• Capital. This term refers to the business’s staying power and whether the owners have “skin in the game.” If a company has capital, it shows it has earnings that it can retain, fixed assets and equity. Capital shows that the company has the ability to survive tough times, and in order to demonstrate that he has adequate capital, a borrower needs to have a balance sheet.
• Collateral. No surprise here. This term refers to the means by which the lender will be repaid if cash fails. It always will be some or all of the borrower’s assets and will usually involve the guaranty of the company’s owners. In some cases, that guaranty will need to be backed by a lien on the guarantor’s home or other assets. To be effective, a loan request should include a listing of the collateral that the borrower is willing to offer.
Unsecured credit is available, but generally it is only granted to the strongest of borrowers (those with an abundance of capacity) and those known to the lender. If a business seeks unsecured credit, it must be prepared to demonstrate that its capacity for repayment is very strong.
• Character. This last “C” is somewhat subjective, but since a loan is nothing more than a promise to pay money, this consideration involves an assessment of the likelihood that a borrower will make good on that promise. To test this, lenders will ask about the borrower’s credit and that of the business.
Lenders will investigate a borrower’s reputation in the trade and markets generally. They will want to know who is on the borrower’s team: accountant, lawyer, insurance and other professionals and consultants. Lenders will examine whether the business records are in order and will ask whether there are any outstanding judgments. Importantly, they will want assurances that the borrower and its owners have paid all their taxes and have current licenses.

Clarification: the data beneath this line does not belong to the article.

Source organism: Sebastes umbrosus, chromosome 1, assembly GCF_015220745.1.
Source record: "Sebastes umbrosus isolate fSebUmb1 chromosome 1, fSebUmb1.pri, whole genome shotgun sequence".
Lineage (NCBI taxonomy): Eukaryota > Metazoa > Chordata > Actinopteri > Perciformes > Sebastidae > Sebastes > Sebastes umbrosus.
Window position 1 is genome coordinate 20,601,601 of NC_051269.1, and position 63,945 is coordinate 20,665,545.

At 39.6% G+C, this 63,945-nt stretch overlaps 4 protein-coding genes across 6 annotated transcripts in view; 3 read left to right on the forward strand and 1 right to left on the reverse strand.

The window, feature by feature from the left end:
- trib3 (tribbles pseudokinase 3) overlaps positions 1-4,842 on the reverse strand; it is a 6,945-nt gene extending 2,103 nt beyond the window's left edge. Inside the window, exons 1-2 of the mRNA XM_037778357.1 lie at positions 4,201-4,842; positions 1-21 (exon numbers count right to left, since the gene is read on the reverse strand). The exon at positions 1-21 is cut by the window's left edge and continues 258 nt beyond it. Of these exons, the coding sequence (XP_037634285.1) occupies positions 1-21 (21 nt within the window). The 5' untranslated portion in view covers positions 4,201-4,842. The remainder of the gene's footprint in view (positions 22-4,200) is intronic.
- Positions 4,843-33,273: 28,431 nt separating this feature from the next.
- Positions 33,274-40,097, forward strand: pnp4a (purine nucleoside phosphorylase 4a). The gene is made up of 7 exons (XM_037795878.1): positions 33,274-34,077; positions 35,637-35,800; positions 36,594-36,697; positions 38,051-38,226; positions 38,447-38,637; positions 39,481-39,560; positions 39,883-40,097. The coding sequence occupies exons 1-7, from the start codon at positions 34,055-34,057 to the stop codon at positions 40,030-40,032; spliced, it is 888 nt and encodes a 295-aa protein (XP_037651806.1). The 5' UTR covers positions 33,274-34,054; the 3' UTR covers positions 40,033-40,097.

Tell the Truth
Borrowers must be able to address these items because they paint a picture of the borrower and its business. A positive spin about the borrower’s story and prospects may be all that is needed to put a lender’s concerns in their proper context. But above all else, the borrower should be prepared to tell the truth; it speaks volumes about character, and it’s the law when seeking a loan.
The regulators have weighed in on the issue of credit availability in that they have issued guidance to lenders reminding them that the regulators want the lenders to be in the marketplace looking for qualified lending opportunities. With that direction from the government, meeting the five C’s is more important ever.
Identifying potential lenders is not difficult; the time-consuming part of the process comes in trying to narrow the list of potential lenders to the list of candidates to actually contact. That process can take some time, but it can be made easier with the assistance of knowledgeable advisers and referrals.
The initial meeting with a lender is the beginning of a process. Borrowers should be prepared to engage in a dialogue with the proposed lender and get to know it, its capabilities and its experience in the borrower’s business.
Remember, Columbus went to various lenders and it took him six years to get financing from the one he chose. One thing is certain, even in this age of instant communication: Potential borrowers will still need to prepare just as hard as Columbus did to convince a lender to grant a loan. But for borrowers who prepare and meet the five C’s, it won’t take them six years to get approved.
Tony Salazar is an attorney with Davis, Agnor, Rapaport & Skalny LLC. He can be reached at firstname.lastname@example.org or at 410-995-5800.